The 2016 star of the Bagan accommodation scene, Ostello Bello’s smart formula and attention to detail has taken the place by storm. You’ll need to book in advance for any month of the year. The original Ostello backpacker hostel was in Milan and the Italian owners have applied their time-tested system to Burma. They’ve opened Ostello Bello Mandalay (still running under the old name of... Read our full review of Ostello Bello Bagan.
Ruby True is a quiet, tucked away spot with low wood and bamboo chalet blocks scattered around a well-tended and spacious garden. In a town full of generally very friendly people, Ruby True’s staff are particularly welcoming and manager War War is clearly the star of the show. Visiting on a quiet day, we found it very difficult to get away. Decor both in and out is varnished, woven bamboo... Read our full review of Ruby True Hotel.
This cute little converted family home has much more of a homestay, or at best guesthouse, feel to it than hotel. Beauty isn’t any more appropriate than hotel, either, but the grey and green painted two-storey house does have a certain old-style guesthouse character to it. No new room blocks have been added alongside and there’s no sunset rooftop terrace. There aren’t many spots around like... Read our full review of Bagan Beauty Hotel.
The aptly named Bagan Central successfully fills the flashpacker gap in New Bagan. Found right on Main or Khayae Street, it's also one of the rare New Bagan sites which doesn’t involve a 15 -minute walk home after dinner. We like their layout, with chalet-style rooms set around a cute courtyard garden boasting rock gardens and walkways over a large fishpond. It isn't too cluttered and there are... Read our full review of Bagan Central Hotel.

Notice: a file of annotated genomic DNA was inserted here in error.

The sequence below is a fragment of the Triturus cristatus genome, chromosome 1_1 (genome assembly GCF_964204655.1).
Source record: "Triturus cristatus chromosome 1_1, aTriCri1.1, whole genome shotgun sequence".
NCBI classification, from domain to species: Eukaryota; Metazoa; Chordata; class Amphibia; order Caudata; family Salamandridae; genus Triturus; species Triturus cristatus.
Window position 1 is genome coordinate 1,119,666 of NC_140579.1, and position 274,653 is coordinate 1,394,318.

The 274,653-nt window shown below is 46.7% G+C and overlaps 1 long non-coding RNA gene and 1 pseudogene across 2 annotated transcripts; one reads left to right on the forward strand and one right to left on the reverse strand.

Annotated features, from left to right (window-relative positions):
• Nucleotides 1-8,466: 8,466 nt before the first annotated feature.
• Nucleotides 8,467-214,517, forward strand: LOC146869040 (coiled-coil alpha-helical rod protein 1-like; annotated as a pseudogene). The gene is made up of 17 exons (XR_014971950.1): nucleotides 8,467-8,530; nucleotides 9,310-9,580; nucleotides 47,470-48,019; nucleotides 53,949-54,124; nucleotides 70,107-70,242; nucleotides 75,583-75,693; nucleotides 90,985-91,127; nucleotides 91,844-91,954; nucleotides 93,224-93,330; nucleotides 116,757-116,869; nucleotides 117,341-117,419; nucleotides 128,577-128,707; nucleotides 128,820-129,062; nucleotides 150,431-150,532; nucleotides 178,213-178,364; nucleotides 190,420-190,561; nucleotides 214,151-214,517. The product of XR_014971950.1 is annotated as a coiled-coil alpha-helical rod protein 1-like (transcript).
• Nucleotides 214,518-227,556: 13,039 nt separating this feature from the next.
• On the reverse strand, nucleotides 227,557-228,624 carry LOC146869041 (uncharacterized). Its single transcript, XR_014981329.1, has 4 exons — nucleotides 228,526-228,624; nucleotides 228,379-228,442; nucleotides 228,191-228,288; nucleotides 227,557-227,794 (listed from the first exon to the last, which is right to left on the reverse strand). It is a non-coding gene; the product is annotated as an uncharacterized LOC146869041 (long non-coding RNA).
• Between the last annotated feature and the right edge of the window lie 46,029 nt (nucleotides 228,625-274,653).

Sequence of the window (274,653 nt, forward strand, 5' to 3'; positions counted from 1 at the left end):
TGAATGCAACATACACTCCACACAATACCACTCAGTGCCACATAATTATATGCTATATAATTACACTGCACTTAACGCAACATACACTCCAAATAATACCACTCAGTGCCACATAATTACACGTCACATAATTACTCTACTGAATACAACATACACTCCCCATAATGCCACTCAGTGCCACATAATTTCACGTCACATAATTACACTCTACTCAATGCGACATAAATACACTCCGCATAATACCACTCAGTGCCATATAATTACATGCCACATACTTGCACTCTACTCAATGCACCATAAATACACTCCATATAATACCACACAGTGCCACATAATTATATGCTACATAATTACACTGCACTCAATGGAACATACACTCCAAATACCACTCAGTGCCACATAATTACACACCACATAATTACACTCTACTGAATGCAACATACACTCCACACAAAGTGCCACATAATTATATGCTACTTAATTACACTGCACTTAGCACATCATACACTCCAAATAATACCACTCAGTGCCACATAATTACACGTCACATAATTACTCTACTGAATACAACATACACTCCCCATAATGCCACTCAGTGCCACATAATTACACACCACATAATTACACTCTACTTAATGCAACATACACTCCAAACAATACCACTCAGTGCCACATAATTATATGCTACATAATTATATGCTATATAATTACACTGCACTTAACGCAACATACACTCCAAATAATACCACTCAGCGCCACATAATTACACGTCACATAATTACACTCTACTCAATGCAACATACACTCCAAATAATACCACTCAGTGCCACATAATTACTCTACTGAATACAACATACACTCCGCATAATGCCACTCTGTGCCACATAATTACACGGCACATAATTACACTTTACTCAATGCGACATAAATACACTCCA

A spacious garden and decent sized pool accompany the standard format room blocks at this good mid-range address. Well, good for low season anyway, as we don't think more than doubling rates in peak periods can be justified. The two-storey room rows are better than many, with plenty of carved wood finishing off the bare red brickwork. A red-tiled reception and restaurant has a terrace and... Read our full review of Bawga Theiddhi Hotel.
Balconies and the swimming pool have unobstructed vistas of chedi-dotted farm and scrubland at Kumudara, though the edge of town location means it is a hike to get anywhere else. This is an overall good mid-range choice as you’ll probably hire an e-bike or bicycle for temple visits, though it is still a long walk to the nearest cafe. Unfortunately, and it's not the resort’s fault, but a... Read our full review of Kumudara Hotel.
The Travelfish newsletter is sent out every Monday and is jammed full of free advice for travel in Southeast Asia. You can see past issues here.